Monday, May 7, 2012

Lessons For JCOPE in the Kindlon Matter

I’m thinking that this Kindlon mess might be a teaching moment for JCOPE. Yeah, it’s a minor local controversy, but it does raise broader issues.

Let me start with the reason I first took note of the matter. It was when Lee Kindlon claimed he was being “swiftboated” by a county review of the time he spent working for the public defenders’ office. As I wrote in previous posts, I think Kindlon was wrong to claim this review was some kind of political dirty trick. It wasn’t his opponent conducting the review, but his former employer.

On this point I am unwavering, and this is a lesson for JCOPE: Never allow someone to politicize an ethics probe. Nip it in the bud or the whole atmosphere gets poisoned.

Now in order to nip it in the bud, you have to make sure that the ethics prober himself or herself really isn’t being political. And on this score let me say something definitive. I don’t give a damn about either man in the race. This isn’t to say either man is good or bad. It’s just to say that I set aside personal considerations when analyzing a matter. To me, this is the essence of being fair.

This is an important lesson for JCOPE: Forget who you are probing. Whether it’s the governor or the janitor treat them the same. (The Meter Maid approach) PIC never got this. Teitelbaum, Feerick, Ginsberg and Cherkasy had all kinds of side relationships with people touched by their probes – people in power – and it affected their judgment and actions.

The next important lesson for JCOPE is not to pretend that you are infallible. In a previous post, I was quick to amend what I had written when a key question was raised. I wasn’t embarrassed by that. Hell, I did it all the time when I was running the Lobbying Commission. Whenever a legitimate question is raised or when new information becomes available, you respond accordingly. PIC would never do that. They would ignore information that conflicted with their intended outcome.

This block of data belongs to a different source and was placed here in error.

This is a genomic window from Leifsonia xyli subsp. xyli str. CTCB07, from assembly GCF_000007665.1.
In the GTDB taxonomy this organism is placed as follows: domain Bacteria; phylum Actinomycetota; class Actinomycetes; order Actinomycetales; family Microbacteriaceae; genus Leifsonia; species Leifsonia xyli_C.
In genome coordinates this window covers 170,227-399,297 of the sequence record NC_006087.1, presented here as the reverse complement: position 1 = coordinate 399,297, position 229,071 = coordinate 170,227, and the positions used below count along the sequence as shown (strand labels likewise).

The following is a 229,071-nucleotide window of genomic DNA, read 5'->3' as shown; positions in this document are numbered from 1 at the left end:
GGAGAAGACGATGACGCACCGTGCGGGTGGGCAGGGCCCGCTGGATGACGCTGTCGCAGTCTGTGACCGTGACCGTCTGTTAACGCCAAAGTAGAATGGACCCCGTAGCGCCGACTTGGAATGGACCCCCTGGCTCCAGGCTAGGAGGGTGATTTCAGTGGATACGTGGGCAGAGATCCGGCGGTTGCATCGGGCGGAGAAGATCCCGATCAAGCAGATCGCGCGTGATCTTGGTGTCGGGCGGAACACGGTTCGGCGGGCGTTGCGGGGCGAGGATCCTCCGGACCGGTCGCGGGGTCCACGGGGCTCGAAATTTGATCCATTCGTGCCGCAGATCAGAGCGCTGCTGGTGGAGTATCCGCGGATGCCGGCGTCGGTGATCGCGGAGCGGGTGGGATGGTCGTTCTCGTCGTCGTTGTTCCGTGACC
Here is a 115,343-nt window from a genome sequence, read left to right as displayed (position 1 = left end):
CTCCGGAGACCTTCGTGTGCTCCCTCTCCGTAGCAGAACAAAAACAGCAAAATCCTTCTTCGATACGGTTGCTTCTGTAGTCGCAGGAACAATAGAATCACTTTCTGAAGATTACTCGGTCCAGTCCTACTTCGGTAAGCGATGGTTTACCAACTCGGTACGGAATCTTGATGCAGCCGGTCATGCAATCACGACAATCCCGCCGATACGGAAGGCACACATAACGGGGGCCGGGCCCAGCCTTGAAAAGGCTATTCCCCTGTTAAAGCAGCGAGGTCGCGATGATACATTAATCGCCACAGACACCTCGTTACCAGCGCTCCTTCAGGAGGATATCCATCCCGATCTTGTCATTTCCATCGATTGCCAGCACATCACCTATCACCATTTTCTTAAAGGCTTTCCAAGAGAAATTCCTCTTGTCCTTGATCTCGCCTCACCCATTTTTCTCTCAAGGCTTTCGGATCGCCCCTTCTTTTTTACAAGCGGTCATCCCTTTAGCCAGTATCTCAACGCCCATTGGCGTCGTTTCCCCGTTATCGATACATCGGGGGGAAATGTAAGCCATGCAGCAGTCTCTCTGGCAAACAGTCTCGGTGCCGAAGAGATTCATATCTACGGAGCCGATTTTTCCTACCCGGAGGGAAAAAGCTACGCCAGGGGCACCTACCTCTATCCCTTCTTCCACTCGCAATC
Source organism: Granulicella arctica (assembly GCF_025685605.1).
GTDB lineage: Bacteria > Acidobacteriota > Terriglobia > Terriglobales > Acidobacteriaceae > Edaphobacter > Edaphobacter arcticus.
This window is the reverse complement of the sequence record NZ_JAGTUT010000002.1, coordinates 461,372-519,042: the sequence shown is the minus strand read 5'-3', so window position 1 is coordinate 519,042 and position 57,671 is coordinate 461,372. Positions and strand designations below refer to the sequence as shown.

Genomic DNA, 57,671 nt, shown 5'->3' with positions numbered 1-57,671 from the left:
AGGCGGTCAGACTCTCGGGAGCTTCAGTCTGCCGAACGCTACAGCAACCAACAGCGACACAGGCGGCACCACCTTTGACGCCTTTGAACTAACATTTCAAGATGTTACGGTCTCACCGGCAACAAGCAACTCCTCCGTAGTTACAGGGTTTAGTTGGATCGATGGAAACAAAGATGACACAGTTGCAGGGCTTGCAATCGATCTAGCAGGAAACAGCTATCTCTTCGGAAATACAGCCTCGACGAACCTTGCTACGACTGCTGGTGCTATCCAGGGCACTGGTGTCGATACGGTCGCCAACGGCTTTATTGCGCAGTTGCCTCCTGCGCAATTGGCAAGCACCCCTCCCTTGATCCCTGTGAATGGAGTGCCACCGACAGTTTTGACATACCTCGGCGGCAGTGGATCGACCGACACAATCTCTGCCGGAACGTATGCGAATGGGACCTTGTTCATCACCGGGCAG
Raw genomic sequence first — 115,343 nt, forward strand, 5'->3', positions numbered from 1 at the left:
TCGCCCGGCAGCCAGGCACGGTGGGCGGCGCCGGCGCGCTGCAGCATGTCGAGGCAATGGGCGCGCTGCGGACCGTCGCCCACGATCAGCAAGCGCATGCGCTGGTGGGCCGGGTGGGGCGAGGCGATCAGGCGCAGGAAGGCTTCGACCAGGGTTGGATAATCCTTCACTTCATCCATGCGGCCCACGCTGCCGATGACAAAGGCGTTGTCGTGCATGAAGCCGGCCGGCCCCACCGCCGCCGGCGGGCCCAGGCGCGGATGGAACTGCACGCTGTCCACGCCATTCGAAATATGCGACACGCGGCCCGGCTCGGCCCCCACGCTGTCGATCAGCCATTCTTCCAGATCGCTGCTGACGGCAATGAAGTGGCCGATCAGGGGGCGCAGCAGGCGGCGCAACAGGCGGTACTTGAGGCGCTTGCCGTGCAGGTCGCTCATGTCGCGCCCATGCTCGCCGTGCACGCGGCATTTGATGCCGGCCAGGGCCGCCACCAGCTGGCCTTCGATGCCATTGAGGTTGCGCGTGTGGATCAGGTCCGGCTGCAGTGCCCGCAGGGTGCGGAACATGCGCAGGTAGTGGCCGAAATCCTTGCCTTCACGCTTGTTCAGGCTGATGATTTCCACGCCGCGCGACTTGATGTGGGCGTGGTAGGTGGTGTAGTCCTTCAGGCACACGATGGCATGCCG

Now a quick digression to focus on the facts in the Kindlon matter. In a previous post, I responded to a statement by the Kindlon camp  that Mr. Kindlon’s position as an alternate defender was a part time job. After hearing from multiple sources (whom I’m sure are Soares supporters) that it was a full time job I decided to research the matter myself.  It took 5 minutes. Contained at page 89 of the Albany County Budget (available online) is the following description  In 2009, the Division of the Alternate Public Defender completed a transition plan in which all attorney positions were converted from part-time to full-time County employees.” 

So, strictly speaking, the Kindlon supporters are wrong in their pushback against me. But -- practicing what I preach about fairness -- I’m inclined to cut them some slack based upon a re-evaluation of the overall situation.

Here’s what I think was going on: Kindlon was hired as a part time employee. Kindlon was juggling this job and another. This isn’t unusual for young attorneys who are trying to establish themselves. I assume that he tried to do right by both sets of clients. In this regard, he does not strike me as the kind of person who would be dishonest. In 2009 the job title was changed from part time to full time and Mr. Kindlon continued to work in the same manner he did prior to the change.

I assume that the county will tell us soon that while his time sheets may contain a few inaccuracies, he wasn’t bilking the system. And if this is the case, I don’t think there is a big ethical problem for him.

That said, the defense of his actions, was deceptive.

Here again, I find myself criticizing him, and cutting him some slack. I think he’s probably a very decent person, but I don’t think he’s ready for the political game, not yet. I actually told this to the Kindlon supporter who called me. (It was a nice conversation. The individual that called is colorful, intense and opinionated. I have some of those same failings myself, and I found myself really liking the man.  Although I am sure after this blog they will think me unfair unless they take a hard look at themselves.)

Now back to JCOPE: I still think that part-time lawyering and consulting gigs by government entities ought to be reviewed by JCOPE. The recent news about lawyers who work 20 or 30 hours in the state legislature for large salaries may be the tip of the iceberg. The Daily News did some good reporting on this last week and somebody at JCOPE could use it to start a review.  And remember integrity starts in your own office.

No comments:

Post a Comment